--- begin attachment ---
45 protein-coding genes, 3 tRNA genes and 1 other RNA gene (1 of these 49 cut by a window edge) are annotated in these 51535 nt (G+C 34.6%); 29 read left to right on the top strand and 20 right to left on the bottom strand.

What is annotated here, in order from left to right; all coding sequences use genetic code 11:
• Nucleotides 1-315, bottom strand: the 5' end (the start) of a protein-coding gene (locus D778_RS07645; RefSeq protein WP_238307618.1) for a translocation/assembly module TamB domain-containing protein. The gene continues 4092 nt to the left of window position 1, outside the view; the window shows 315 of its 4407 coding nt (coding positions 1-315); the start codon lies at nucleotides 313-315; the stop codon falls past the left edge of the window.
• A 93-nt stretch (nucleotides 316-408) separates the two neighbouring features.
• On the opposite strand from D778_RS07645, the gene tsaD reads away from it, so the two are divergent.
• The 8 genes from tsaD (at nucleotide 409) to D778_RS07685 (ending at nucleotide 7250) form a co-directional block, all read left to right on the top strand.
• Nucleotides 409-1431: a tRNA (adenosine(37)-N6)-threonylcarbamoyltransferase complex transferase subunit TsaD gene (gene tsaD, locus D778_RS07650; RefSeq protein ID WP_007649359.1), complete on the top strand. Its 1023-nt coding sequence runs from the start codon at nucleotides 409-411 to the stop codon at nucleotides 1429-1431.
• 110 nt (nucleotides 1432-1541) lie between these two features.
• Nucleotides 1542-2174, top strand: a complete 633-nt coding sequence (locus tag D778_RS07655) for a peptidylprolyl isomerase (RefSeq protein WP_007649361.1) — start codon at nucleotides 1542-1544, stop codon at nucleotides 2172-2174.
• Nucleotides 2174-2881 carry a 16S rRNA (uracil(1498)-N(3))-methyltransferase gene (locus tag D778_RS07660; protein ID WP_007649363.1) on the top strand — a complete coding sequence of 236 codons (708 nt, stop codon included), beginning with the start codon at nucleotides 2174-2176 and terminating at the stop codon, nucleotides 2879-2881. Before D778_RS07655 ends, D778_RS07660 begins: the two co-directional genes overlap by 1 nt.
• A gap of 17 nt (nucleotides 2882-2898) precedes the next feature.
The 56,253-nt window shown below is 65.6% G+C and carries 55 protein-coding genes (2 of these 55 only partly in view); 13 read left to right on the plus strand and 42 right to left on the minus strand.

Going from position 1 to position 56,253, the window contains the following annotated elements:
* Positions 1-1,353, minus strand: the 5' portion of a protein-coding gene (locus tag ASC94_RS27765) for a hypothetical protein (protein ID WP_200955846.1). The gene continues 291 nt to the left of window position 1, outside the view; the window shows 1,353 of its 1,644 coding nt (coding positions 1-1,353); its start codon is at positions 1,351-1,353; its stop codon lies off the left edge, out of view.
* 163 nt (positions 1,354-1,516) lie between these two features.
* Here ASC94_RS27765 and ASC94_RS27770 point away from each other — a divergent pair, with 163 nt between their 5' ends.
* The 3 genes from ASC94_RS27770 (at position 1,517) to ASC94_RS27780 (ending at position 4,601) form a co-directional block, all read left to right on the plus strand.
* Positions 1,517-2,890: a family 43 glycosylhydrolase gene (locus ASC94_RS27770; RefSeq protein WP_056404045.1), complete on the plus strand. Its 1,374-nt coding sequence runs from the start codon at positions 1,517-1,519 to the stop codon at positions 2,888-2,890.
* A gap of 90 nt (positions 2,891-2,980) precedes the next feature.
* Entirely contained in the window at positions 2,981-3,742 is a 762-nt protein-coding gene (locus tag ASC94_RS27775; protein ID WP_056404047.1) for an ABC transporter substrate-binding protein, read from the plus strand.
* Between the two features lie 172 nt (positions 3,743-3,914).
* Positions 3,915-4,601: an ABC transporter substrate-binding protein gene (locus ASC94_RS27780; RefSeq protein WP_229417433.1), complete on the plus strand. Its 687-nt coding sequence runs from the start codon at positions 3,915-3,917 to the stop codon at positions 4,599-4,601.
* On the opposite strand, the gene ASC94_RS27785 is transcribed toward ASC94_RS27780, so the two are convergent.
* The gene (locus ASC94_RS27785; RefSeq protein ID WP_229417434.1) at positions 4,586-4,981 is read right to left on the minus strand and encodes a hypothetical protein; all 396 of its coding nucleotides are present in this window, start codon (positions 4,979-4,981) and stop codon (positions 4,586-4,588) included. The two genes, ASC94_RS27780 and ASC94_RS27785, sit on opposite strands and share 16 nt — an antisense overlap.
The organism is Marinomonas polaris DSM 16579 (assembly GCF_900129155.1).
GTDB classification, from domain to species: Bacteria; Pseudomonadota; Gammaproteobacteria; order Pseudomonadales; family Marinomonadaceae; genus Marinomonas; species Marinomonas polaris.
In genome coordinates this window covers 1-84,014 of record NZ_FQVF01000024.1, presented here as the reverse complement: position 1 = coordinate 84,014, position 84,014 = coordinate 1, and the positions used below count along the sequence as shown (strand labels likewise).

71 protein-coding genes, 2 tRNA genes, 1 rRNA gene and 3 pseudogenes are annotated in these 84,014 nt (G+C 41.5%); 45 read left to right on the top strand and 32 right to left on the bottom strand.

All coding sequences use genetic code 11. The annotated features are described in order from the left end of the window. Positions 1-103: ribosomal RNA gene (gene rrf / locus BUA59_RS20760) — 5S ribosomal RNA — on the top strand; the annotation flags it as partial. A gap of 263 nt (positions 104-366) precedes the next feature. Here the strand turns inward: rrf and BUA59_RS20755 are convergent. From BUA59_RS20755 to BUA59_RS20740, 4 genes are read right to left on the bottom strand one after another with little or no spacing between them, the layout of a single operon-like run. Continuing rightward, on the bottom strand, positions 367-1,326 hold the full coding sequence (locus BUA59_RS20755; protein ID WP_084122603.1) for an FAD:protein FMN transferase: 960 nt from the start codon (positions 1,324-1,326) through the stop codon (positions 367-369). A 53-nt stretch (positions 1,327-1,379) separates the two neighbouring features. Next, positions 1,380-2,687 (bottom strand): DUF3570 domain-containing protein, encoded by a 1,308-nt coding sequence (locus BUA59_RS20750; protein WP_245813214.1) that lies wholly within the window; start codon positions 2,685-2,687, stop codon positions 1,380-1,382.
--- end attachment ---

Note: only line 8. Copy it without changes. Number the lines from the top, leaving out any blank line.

• 110 nt (nucleotides 1432-1541) lie between these two features.